Blumenthal, Murphy ask HUD to fully fund nonprofits affected by shutdown

U.S. Sens. Richard Blumenthal and Chris Murphy have asked Ben Carson, secretary of the Department of Housing and Urban Development, to ensure nonprofits affected by the 35-day shutdown receive the federal grant money they earned.

In a Thursday letter to Carson, the senators highlighted Noank Community Support Services, a Groton nonprofit that helps adults with chronic mental illness, young adults who are homeless and children in foster care.

The nonprofit last fall was awarded $340,000 in federal grant money to launch a homeless shelter for 18- to 24-year-olds — the only such shelter in southeastern Connecticut.

However, Executive Director Regina Moller said the nonprofit had to take several time-consuming steps before it could access the money. It had notarized and submitted the final form to the Hartford HUD office for approval when the government partially shut down Dec. 22.

Federal employees returned to work Monday after President Donald Trump on Jan. 25 agreed to reopen the government through Feb. 15. Negotiations on border security — the main cause of the shutdown — are ongoing.

Moller said Friday that HUD officials had promised to expedite Noank’s access to the money but it wasn’t yet available.

As such, the nonprofit has been paying five employees and funding food, toiletries and other expenses on its own since Nov. 1. Donations of goods and money have helped sustain the shelter.

“The recent lapse in appropriations caused financial strain for the valuable, often lifesaving work of nonprofits in Connecticut that offer support for vulnerable families, women and children,” the senators wrote in their letter. “We seek your commitment to ensuring HUD will take the appropriate steps to provide these nonprofits with the allocated grant money they missed as a result of the shutdown.”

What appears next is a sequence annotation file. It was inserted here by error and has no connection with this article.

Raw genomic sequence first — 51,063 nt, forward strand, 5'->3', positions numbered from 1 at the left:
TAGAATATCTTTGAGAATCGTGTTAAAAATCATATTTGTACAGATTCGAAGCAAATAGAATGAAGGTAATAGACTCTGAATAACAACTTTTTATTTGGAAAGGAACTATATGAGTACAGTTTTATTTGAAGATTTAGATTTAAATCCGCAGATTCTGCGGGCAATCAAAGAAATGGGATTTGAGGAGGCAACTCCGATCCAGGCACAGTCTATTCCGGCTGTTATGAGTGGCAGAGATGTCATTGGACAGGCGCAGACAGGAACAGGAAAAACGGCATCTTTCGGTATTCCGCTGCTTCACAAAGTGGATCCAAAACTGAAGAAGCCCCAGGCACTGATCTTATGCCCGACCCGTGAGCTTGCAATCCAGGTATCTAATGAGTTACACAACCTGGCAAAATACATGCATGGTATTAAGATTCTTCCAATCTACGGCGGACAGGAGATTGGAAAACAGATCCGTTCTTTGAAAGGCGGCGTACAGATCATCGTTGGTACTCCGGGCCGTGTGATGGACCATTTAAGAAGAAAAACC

Speaking by phone Friday, Blumenthal said he and Murphy would demand a response from Carson if he doesn’t provide one voluntarily.

“It’s immensely infuriating to have to retread this ground when we already proved the value of these nonprofits” by awarding them the grants, Blumenthal said.

“But we will,” he said. “These places are where people go when they have nowhere else. (The Noank shelter) may only have nine beds, but it’s vital to the safety net of southeastern Connecticut.”

The shelter, known as the Main Street House, began operating on a pilot basis in September 2017 before expanding last fall. Residents live as a family, work with a case manager and are directed to mental health, addiction, housing and employment services.

Moller said none of the 26 young adults served so far has returned to homelessness.

Kayla Laing, the shelter’s youth navigator, said clients are amazed when they learn about the shelter.

“They’re like, 'Wow, I didn’t know this existed,'” she said last month. “This population needs that extra assistance in part because, as research shows, their brains are not fully developed. One night in that adult shelter and they can make connections to the wrong people.”


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